The back-to-school season can bring a mixture of emotions for parents and kids alike. For some it’s all excitement. For others, it’s nervousness and trepidation. For transgender children and their parents, it can be a time of sheer terror. While some schools (and the communities they are in) are great, others are so anti-trans that it feels like we are sending our kids into a war zone.
Who am I?
I know the answer that is normally given would be; name, age, hometown, college, work, children, pets. Those answers are available, but before I list the things you can find out with a quick search I will define myself.
I realized how much I hated myself the day I admitted to myself that I’m trans. I’d never noticed before then the nauseated feeling in my stomach each time I looked in a mirror, or how I never could take compliment without some type of rebuttal, or how much I clamored for attention while looking for the exit at the same time.
“Well—a lot of them would have been safe if they weren’t out all night sinnin’.”
“We’re worried that our children’s program won’t grow. Parents won’t bring their child to a church with lesbian pastors and so many gay people,” a deacon stated woefully.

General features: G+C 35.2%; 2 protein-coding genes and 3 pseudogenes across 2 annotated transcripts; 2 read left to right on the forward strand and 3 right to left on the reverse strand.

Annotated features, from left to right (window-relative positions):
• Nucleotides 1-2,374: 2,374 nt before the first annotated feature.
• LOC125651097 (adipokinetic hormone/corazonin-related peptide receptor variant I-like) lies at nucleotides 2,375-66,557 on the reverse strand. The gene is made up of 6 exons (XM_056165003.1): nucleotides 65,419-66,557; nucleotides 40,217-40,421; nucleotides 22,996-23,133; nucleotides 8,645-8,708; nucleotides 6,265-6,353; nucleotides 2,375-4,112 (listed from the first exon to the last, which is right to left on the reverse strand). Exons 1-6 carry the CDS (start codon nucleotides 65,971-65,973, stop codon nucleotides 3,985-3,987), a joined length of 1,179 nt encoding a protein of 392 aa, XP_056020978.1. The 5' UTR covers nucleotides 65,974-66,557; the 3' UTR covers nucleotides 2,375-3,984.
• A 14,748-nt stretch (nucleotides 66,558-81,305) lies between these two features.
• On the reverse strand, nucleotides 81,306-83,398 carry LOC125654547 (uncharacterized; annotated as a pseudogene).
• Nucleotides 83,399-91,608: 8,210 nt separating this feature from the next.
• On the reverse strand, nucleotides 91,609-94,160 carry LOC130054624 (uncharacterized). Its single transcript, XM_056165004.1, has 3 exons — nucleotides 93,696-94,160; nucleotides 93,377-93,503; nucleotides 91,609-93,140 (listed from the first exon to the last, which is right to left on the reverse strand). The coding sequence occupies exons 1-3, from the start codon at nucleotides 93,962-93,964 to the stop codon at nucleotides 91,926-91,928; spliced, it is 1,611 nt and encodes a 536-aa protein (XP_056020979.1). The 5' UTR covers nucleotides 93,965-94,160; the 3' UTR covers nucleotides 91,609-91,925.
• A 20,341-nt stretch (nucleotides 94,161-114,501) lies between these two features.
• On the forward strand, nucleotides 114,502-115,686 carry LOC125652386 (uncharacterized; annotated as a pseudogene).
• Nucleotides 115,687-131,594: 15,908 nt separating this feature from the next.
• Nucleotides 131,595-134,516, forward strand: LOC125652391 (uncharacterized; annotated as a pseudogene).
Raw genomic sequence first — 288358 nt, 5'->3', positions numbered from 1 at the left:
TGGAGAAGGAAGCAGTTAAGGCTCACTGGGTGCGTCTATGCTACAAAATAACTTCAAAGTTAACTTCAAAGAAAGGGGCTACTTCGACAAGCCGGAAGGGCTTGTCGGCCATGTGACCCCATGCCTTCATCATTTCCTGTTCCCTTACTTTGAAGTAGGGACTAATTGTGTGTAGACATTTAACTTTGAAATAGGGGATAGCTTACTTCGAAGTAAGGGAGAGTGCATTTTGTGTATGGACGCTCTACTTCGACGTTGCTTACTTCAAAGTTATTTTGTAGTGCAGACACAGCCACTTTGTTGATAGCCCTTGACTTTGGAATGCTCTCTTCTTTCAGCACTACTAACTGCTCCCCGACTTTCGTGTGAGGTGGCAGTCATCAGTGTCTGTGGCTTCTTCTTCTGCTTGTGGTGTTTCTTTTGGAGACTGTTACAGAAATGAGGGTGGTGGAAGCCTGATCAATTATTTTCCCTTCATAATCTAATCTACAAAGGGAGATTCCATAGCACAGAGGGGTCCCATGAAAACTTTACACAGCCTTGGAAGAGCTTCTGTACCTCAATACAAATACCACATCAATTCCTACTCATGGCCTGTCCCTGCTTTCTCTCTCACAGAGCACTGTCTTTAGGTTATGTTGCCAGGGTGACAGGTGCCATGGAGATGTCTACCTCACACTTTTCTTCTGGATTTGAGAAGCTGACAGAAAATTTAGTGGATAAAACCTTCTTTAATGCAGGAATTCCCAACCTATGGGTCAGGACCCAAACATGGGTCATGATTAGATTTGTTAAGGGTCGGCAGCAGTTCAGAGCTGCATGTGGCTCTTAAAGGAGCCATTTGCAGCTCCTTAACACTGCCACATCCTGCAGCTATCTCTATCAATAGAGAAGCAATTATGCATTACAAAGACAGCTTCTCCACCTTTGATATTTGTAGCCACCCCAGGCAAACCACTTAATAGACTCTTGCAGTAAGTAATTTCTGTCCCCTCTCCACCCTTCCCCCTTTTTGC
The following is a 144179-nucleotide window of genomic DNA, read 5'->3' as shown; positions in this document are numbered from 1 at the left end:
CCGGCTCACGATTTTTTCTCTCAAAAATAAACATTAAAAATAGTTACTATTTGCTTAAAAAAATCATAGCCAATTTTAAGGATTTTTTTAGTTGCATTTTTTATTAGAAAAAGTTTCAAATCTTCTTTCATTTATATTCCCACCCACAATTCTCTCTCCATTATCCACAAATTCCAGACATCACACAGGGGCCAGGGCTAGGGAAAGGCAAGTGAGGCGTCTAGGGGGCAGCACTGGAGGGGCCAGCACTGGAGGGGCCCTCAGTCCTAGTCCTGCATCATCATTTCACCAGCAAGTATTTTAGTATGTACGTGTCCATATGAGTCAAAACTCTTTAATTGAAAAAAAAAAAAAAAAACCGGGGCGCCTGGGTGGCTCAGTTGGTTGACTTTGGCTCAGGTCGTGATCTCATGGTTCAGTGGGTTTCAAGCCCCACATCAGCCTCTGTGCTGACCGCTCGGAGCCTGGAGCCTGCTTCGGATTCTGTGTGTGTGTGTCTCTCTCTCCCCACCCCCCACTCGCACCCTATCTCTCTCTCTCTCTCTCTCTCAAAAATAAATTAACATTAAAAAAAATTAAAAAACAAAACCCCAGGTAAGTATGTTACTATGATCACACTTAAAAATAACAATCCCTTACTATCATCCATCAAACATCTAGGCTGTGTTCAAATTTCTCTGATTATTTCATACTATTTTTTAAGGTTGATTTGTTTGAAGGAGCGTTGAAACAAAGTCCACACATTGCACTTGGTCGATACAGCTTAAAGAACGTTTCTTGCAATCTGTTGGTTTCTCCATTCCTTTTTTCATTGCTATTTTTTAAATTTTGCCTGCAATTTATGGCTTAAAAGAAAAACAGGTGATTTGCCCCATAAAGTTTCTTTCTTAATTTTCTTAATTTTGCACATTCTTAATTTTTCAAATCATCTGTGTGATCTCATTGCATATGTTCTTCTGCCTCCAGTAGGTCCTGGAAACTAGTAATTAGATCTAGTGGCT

“Isn’t she pretty?” he said as he pinched my cheeks and introduced me to a prestigious male academic, “you’d never know she’s smart.”
Each morning, the first time I rise the sky is still inky blue and outside still smells like night time. I brush my teeth and sit in my meditation corner. I pray in love for peace and preparation. I ask our Creator that if lives must be sacrificed for change, that this change is forever and we never have to repeat this moment in history.
I’m writing here about what I always, somehow, write about: the unlearning of shame. This is the topic on which I’m most focused. It’s my focus, for in the process of unlearning shame, we simultaneously remember our worth, which connects us to Love. And Love—the inherent sense that we’re both loved and emanations of Love—is at the heart of authentic, Christian teaching.